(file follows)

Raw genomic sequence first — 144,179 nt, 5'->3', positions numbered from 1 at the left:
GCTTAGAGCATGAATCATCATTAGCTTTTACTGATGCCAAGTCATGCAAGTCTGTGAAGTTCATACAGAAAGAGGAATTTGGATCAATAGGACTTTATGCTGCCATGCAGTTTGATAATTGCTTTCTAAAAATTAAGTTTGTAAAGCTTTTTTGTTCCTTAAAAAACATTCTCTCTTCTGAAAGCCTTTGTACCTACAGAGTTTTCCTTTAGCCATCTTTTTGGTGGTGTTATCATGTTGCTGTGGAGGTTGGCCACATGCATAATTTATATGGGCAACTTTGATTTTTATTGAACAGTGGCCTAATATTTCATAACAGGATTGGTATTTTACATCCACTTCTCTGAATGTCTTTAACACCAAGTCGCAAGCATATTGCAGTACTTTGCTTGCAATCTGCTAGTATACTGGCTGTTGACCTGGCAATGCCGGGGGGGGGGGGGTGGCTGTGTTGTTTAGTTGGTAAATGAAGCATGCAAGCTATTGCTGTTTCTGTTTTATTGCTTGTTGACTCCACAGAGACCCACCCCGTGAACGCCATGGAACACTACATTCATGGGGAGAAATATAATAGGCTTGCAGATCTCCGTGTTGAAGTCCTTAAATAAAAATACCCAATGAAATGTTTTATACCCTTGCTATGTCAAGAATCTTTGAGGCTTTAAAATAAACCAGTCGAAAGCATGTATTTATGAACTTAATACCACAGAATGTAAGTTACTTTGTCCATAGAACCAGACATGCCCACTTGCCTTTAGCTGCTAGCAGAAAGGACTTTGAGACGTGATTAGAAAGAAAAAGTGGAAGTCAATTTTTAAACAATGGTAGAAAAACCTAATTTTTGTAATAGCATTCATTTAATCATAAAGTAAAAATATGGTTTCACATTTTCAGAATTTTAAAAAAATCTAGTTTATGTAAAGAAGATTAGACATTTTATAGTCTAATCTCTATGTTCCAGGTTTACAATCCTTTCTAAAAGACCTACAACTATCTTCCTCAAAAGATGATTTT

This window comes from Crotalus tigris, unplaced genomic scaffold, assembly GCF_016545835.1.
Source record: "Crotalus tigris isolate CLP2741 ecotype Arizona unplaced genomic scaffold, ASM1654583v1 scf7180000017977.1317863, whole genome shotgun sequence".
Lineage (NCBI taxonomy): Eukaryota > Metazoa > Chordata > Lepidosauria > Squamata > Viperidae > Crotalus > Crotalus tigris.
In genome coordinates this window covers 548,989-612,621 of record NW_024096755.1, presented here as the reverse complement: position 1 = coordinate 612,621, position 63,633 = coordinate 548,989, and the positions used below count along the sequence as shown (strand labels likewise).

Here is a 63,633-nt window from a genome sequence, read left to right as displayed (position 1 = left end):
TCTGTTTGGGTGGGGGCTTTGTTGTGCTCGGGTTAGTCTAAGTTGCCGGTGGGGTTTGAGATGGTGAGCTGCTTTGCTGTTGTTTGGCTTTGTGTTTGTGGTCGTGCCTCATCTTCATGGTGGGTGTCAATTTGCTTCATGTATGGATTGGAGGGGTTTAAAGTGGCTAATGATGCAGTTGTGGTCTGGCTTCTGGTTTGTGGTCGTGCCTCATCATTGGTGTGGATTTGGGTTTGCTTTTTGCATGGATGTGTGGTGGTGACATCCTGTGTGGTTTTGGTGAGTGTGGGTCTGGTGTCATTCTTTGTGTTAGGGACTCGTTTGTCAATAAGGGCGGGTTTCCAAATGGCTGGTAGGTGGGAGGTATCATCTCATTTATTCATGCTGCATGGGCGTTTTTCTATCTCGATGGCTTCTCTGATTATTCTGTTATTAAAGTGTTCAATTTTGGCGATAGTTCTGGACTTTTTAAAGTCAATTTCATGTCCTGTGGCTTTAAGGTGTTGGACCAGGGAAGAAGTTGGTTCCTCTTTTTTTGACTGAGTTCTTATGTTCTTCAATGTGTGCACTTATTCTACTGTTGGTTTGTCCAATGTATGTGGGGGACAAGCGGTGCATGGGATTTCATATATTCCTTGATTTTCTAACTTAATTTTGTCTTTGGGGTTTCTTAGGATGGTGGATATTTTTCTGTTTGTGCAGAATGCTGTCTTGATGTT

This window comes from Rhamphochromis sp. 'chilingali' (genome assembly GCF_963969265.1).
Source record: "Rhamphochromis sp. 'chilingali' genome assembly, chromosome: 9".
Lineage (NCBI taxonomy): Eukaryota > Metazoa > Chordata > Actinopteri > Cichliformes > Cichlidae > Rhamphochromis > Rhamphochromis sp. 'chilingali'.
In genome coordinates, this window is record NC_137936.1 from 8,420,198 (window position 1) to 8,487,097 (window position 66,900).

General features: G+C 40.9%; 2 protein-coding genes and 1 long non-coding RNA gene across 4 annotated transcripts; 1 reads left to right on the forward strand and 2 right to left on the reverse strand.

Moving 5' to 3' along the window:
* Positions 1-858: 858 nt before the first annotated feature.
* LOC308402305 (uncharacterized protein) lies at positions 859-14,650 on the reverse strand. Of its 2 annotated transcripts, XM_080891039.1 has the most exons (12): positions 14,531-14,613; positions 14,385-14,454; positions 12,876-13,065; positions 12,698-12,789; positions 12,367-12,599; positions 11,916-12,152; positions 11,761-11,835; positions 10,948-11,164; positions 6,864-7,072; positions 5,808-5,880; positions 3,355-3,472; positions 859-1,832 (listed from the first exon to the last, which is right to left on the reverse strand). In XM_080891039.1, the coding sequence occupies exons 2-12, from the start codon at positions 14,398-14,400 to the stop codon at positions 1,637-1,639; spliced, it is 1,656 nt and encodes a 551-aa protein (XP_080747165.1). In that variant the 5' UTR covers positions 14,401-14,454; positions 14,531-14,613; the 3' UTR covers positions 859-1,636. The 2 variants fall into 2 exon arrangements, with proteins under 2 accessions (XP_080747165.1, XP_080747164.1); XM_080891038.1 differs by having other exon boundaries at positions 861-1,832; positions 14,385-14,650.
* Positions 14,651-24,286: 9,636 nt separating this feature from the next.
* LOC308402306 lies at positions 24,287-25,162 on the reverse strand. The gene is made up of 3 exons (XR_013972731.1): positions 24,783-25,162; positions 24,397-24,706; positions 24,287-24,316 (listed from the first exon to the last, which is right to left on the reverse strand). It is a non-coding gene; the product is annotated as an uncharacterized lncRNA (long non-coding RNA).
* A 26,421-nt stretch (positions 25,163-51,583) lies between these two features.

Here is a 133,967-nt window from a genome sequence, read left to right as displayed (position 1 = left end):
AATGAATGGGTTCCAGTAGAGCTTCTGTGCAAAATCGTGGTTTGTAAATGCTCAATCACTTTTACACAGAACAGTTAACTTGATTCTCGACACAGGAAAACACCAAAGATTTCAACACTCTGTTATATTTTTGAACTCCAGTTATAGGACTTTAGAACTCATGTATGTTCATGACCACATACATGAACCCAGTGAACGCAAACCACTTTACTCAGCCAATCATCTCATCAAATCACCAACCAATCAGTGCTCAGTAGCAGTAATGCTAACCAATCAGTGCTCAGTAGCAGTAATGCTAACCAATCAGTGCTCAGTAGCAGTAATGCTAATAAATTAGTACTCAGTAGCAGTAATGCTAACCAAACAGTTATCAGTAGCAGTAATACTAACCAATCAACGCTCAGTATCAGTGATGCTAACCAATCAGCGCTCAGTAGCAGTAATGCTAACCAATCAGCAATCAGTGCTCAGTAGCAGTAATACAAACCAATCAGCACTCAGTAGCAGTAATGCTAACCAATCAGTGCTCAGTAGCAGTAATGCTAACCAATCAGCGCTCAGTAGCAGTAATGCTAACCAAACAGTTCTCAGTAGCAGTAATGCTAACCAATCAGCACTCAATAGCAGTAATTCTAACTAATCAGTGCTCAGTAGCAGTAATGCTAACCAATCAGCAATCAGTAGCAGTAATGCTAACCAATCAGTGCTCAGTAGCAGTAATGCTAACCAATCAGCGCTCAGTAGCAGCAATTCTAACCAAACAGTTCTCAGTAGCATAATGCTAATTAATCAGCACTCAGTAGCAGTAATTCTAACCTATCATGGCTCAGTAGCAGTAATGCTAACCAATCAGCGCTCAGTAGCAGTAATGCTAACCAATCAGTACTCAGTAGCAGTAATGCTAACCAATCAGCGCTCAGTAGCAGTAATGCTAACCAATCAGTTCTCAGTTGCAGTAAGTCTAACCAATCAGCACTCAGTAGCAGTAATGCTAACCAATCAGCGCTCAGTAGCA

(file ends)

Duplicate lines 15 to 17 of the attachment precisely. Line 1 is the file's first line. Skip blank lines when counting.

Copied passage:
* Positions 1-858: 858 nt before the first annotated feature.
* LOC308402305 (uncharacterized protein) lies at positions 859-14,650 on the reverse strand. Of its 2 annotated transcripts, XM_080891039.1 has the most exons (12): positions 14,531-14,613; positions 14,385-14,454; positions 12,876-13,065; positions 12,698-12,789; positions 12,367-12,599; positions 11,916-12,152; positions 11,761-11,835; positions 10,948-11,164; positions 6,864-7,072; positions 5,808-5,880; positions 3,355-3,472; positions 859-1,832 (listed from the first exon to the last, which is right to left on the reverse strand). In XM_080891039.1, the coding sequence occupies exons 2-12, from the start codon at positions 14,398-14,400 to the stop codon at positions 1,637-1,639; spliced, it is 1,656 nt and encodes a 551-aa protein (XP_080747165.1). In that variant the 5' UTR covers positions 14,401-14,454; positions 14,531-14,613; the 3' UTR covers positions 859-1,636. The 2 variants fall into 2 exon arrangements, with proteins under 2 accessions (XP_080747165.1, XP_080747164.1); XM_080891038.1 differs by having other exon boundaries at positions 861-1,832; positions 14,385-14,650.
* Positions 14,651-24,286: 9,636 nt separating this feature from the next.